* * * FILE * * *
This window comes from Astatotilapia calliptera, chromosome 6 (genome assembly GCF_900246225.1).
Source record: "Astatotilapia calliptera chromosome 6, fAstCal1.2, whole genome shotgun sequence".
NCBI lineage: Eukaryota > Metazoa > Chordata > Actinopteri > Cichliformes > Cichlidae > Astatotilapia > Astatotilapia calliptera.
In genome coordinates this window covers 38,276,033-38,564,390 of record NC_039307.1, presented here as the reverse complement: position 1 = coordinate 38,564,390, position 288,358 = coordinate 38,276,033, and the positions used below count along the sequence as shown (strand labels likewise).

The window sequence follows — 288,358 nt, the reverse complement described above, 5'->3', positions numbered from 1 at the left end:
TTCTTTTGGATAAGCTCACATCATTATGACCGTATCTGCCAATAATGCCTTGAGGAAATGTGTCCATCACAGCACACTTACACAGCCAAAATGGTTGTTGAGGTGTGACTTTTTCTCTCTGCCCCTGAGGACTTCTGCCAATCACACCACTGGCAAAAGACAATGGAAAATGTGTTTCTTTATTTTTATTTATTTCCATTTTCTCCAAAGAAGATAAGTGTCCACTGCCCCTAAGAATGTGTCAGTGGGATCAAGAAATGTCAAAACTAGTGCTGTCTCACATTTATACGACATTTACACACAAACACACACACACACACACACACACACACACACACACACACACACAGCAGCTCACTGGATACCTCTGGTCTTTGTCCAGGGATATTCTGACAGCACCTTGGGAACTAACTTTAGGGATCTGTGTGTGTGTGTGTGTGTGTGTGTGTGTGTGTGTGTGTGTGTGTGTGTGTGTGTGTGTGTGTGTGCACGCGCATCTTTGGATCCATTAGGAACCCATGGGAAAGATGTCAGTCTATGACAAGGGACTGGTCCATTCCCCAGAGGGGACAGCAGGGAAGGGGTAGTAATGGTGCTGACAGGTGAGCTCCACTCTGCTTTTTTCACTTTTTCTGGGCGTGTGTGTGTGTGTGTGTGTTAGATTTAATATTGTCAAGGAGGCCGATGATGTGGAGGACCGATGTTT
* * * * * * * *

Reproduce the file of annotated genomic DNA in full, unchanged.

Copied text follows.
This window comes from Astatotilapia calliptera, chromosome 6 (genome assembly GCF_900246225.1).
Source record: "Astatotilapia calliptera chromosome 6, fAstCal1.2, whole genome shotgun sequence".
NCBI lineage: Eukaryota > Metazoa > Chordata > Actinopteri > Cichliformes > Cichlidae > Astatotilapia > Astatotilapia calliptera.
In genome coordinates this window covers 38,276,033-38,564,390 of record NC_039307.1, presented here as the reverse complement: position 1 = coordinate 38,564,390, position 288,358 = coordinate 38,276,033, and the positions used below count along the sequence as shown (strand labels likewise).

The window sequence follows — 288,358 nt, the reverse complement described above, 5'->3', positions numbered from 1 at the left end:
TTCTTTTGGATAAGCTCACATCATTATGACCGTATCTGCCAATAATGCCTTGAGGAAATGTGTCCATCACAGCACACTTACACAGCCAAAATGGTTGTTGAGGTGTGACTTTTTCTCTCTGCCCCTGAGGACTTCTGCCAATCACACCACTGGCAAAAGACAATGGAAAATGTGTTTCTTTATTTTTATTTATTTCCATTTTCTCCAAAGAAGATAAGTGTCCACTGCCCCTAAGAATGTGTCAGTGGGATCAAGAAATGTCAAAACTAGTGCTGTCTCACATTTATACGACATTTACACACAAACACACACACACACACACACACACACACACACACACACACACACAGCAGCTCACTGGATACCTCTGGTCTTTGTCCAGGGATATTCTGACAGCACCTTGGGAACTAACTTTAGGGATCTGTGTGTGTGTGTGTGTGTGTGTGTGTGTGTGTGTGTGTGTGTGTGTGTGTGTGTGTGTGTGTGTGCACGCGCATCTTTGGATCCATTAGGAACCCATGGGAAAGATGTCAGTCTATGACAAGGGACTGGTCCATTCCCCAGAGGGGACAGCAGGGAAGGGGTAGTAATGGTGCTGACAGGTGAGCTCCACTCTGCTTTTTTCACTTTTTCTGGGCGTGTGTGTGTGTGTGTGTGTTAGATTTAATATTGTCAAGGAGGCCGATGATGTGGAGGACCGATGTTT